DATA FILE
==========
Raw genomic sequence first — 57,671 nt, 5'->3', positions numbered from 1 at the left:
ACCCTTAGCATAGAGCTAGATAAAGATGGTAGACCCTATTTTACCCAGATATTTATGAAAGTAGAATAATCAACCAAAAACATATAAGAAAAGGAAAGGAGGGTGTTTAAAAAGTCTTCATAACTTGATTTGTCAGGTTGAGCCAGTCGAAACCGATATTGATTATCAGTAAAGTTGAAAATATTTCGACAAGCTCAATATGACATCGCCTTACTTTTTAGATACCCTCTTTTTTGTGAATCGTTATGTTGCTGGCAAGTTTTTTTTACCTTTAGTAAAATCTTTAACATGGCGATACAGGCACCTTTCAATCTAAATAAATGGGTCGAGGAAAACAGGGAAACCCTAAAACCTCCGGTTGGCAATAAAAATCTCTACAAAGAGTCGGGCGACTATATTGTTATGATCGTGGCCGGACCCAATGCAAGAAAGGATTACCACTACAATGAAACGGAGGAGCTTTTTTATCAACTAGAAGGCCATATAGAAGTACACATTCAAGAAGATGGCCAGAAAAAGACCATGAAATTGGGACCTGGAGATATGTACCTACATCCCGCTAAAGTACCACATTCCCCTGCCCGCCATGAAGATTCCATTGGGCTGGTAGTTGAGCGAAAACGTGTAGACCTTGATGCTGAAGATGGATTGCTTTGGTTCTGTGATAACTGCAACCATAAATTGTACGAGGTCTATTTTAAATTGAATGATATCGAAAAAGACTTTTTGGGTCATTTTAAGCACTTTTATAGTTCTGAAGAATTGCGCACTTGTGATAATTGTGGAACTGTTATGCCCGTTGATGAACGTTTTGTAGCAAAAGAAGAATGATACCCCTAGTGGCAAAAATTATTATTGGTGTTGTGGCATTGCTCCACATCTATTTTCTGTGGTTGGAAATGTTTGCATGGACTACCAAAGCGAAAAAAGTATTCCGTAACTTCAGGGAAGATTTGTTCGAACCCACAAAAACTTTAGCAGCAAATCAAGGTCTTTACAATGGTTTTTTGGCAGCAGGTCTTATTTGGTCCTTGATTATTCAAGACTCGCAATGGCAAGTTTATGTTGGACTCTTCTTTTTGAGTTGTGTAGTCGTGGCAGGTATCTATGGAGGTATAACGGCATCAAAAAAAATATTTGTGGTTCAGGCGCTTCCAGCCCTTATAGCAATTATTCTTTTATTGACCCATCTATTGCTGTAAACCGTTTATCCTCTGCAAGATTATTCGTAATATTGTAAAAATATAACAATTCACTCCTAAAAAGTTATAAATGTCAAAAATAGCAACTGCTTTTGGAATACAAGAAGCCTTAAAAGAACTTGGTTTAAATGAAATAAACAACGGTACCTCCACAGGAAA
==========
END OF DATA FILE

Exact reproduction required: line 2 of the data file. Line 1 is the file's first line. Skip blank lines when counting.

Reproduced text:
ACCCTTAGCATAGAGCTAGATAAAGATGGTAGACCCTATTTTACCCAGATATTTATGAAAGTAGAATAATCAACCAAAAACATATAAGAAAAGGAAAGGAGGGTGTTTAAAAAGTCTTCATAACTTGATTTGTCAGGTTGAGCCAGTCGAAACCGATATTGATTATCAGTAAAGTTGAAAATATTTCGACAAGCTCAATATGACATCGCCTTACTTTTTAGATACCCTCTTTTTTGTGAATCGTTATGTTGCTGGCAAGTTTTTTTTACCTTTAGTAAAATCTTTAACATGGCGATACAGGCACCTTTCAATCTAAATAAATGGGTCGAGGAAAACAGGGAAACCCTAAAACCTCCGGTTGGCAATAAAAATCTCTACAAAGAGTCGGGCGACTATATTGTTATGATCGTGGCCGGACCCAATGCAAGAAAGGATTACCACTACAATGAAACGGAGGAGCTTTTTTATCAACTAGAAGGCCATATAGAAGTACACATTCAAGAAGATGGCCAGAAAAAGACCATGAAATTGGGACCTGGAGATATGTACCTACATCCCGCTAAAGTACCACATTCCCCTGCCCGCCATGAAGATTCCATTGGGCTGGTAGTTGAGCGAAAACGTGTAGACCTTGATGCTGAAGATGGATTGCTTTGGTTCTGTGATAACTGCAACCATAAATTGTACGAGGTCTATTTTAAATTGAATGATATCGAAAAAGACTTTTTGGGTCATTTTAAGCACTTTTATAGTTCTGAAGAATTGCGCACTTGTGATAATTGTGGAACTGTTATGCCCGTTGATGAACGTTTTGTAGCAAAAGAAGAATGATACCCCTAGTGGCAAAAATTATTATTGGTGTTGTGGCATTGCTCCACATCTATTTTCTGTGGTTGGAAATGTTTGCATGGACTACCAAAGCGAAAAAAGTATTCCGTAACTTCAGGGAAGATTTGTTCGAACCCACAAAAACTTTAGCAGCAAATCAAGGTCTTTACAATGGTTTTTTGGCAGCAGGTCTTATTTGGTCCTTGATTATTCAAGACTCGCAATGGCAAGTTTATGTTGGACTCTTCTTTTTGAGTTGTGTAGTCGTGGCAGGTATCTATGGAGGTATAACGGCATCAAAAAAAATATTTGTGGTTCAGGCGCTTCCAGCCCTTATAGCAATTATTCTTTTATTGACCCATCTATTGCTGTAAACCGTTTATCCTCTGCAAGATTATTCGTAATATTGTAAAAATATAACAATTCACTCCTAAAAAGTTATAAATGTCAAAAATAGCAACTGCTTTTGGAATACAAGAAGCCTTAAAAGAACTTGGTTTAAATGAAATAAACAACGGTACCTCCACAGGAAA